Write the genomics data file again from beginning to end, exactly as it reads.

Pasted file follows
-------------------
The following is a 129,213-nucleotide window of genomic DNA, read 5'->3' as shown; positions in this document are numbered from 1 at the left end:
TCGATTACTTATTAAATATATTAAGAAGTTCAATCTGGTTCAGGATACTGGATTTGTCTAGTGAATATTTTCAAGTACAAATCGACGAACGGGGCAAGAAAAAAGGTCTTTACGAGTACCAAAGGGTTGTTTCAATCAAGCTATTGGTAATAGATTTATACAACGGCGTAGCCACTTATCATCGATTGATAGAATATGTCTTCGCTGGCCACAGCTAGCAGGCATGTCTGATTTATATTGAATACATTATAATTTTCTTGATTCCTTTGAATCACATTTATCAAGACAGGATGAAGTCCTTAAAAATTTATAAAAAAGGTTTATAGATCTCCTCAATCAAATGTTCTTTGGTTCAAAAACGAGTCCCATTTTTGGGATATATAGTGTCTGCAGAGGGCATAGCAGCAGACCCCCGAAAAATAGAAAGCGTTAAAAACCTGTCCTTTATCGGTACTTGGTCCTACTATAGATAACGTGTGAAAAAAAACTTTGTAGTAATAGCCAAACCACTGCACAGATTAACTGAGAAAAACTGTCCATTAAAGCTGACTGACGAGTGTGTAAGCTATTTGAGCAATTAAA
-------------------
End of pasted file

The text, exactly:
The following is a 129,213-nucleotide window of genomic DNA, read 5'->3' as shown; positions in this document are numbered from 1 at the left end:
TCGATTACTTATTAAATATATTAAGAAGTTCAATCTGGTTCAGGATACTGGATTTGTCTAGTGAATATTTTCAAGTACAAATCGACGAACGGGGCAAGAAAAAAGGTCTTTACGAGTACCAAAGGGTTGTTTCAATCAAGCTATTGGTAATAGATTTATACAACGGCGTAGCCACTTATCATCGATTGATAGAATATGTCTTCGCTGGCCACAGCTAGCAGGCATGTCTGATTTATATTGAATACATTATAATTTTCTTGATTCCTTTGAATCACATTTATCAAGACAGGATGAAGTCCTTAAAAATTTATAAAAAAGGTTTATAGATCTCCTCAATCAAATGTTCTTTGGTTCAAAAACGAGTCCCATTTTTGGGATATATAGTGTCTGCAGAGGGCATAGCAGCAGACCCCCGAAAAATAGAAAGCGTTAAAAACCTGTCCTTTATCGGTACTTGGTCCTACTATAGATAACGTGTGAAAAAAAACTTTGTAGTAATAGCCAAACCACTGCACAGATTAACTGAGAAAAACTGTCCATTAAAGCTGACTGACGAGTGTGTAAGCTATTTGAGCAATTAAA